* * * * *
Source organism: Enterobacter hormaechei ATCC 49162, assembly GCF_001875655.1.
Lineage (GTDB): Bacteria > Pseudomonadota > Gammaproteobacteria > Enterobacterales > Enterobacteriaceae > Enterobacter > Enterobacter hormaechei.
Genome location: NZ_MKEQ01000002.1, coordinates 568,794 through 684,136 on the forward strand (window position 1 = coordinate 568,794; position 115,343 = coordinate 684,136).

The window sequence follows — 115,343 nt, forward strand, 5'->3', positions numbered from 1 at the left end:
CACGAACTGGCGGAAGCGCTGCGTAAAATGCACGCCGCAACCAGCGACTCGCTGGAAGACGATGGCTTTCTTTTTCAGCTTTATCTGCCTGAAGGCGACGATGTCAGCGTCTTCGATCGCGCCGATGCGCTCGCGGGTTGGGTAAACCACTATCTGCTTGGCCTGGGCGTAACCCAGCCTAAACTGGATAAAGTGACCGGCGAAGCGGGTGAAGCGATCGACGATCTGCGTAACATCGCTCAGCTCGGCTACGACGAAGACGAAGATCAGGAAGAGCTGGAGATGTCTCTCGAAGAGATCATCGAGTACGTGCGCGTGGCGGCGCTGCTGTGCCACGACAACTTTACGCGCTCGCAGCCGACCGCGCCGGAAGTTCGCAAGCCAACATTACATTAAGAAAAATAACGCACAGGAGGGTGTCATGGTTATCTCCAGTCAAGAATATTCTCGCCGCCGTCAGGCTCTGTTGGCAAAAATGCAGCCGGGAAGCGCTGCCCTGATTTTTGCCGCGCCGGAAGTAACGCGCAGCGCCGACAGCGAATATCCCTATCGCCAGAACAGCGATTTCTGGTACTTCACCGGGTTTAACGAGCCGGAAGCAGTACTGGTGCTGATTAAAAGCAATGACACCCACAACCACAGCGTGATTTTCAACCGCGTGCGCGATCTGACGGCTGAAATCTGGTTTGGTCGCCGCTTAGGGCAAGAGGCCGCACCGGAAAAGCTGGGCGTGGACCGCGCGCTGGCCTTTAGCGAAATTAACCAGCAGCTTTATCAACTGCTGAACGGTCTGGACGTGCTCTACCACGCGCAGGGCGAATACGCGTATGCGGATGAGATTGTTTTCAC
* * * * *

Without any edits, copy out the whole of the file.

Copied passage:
Source organism: Enterobacter hormaechei ATCC 49162, assembly GCF_001875655.1.
Lineage (GTDB): Bacteria > Pseudomonadota > Gammaproteobacteria > Enterobacterales > Enterobacteriaceae > Enterobacter > Enterobacter hormaechei.
Genome location: NZ_MKEQ01000002.1, coordinates 568,794 through 684,136 on the forward strand (window position 1 = coordinate 568,794; position 115,343 = coordinate 684,136).

The window sequence follows — 115,343 nt, forward strand, 5'->3', positions numbered from 1 at the left end:
CACGAACTGGCGGAAGCGCTGCGTAAAATGCACGCCGCAACCAGCGACTCGCTGGAAGACGATGGCTTTCTTTTTCAGCTTTATCTGCCTGAAGGCGACGATGTCAGCGTCTTCGATCGCGCCGATGCGCTCGCGGGTTGGGTAAACCACTATCTGCTTGGCCTGGGCGTAACCCAGCCTAAACTGGATAAAGTGACCGGCGAAGCGGGTGAAGCGATCGACGATCTGCGTAACATCGCTCAGCTCGGCTACGACGAAGACGAAGATCAGGAAGAGCTGGAGATGTCTCTCGAAGAGATCATCGAGTACGTGCGCGTGGCGGCGCTGCTGTGCCACGACAACTTTACGCGCTCGCAGCCGACCGCGCCGGAAGTTCGCAAGCCAACATTACATTAAGAAAAATAACGCACAGGAGGGTGTCATGGTTATCTCCAGTCAAGAATATTCTCGCCGCCGTCAGGCTCTGTTGGCAAAAATGCAGCCGGGAAGCGCTGCCCTGATTTTTGCCGCGCCGGAAGTAACGCGCAGCGCCGACAGCGAATATCCCTATCGCCAGAACAGCGATTTCTGGTACTTCACCGGGTTTAACGAGCCGGAAGCAGTACTGGTGCTGATTAAAAGCAATGACACCCACAACCACAGCGTGATTTTCAACCGCGTGCGCGATCTGACGGCTGAAATCTGGTTTGGTCGCCGCTTAGGGCAAGAGGCCGCACCGGAAAAGCTGGGCGTGGACCGCGCGCTGGCCTTTAGCGAAATTAACCAGCAGCTTTATCAACTGCTGAACGGTCTGGACGTGCTCTACCACGCGCAGGGCGAATACGCGTATGCGGATGAGATTGTTTTCAC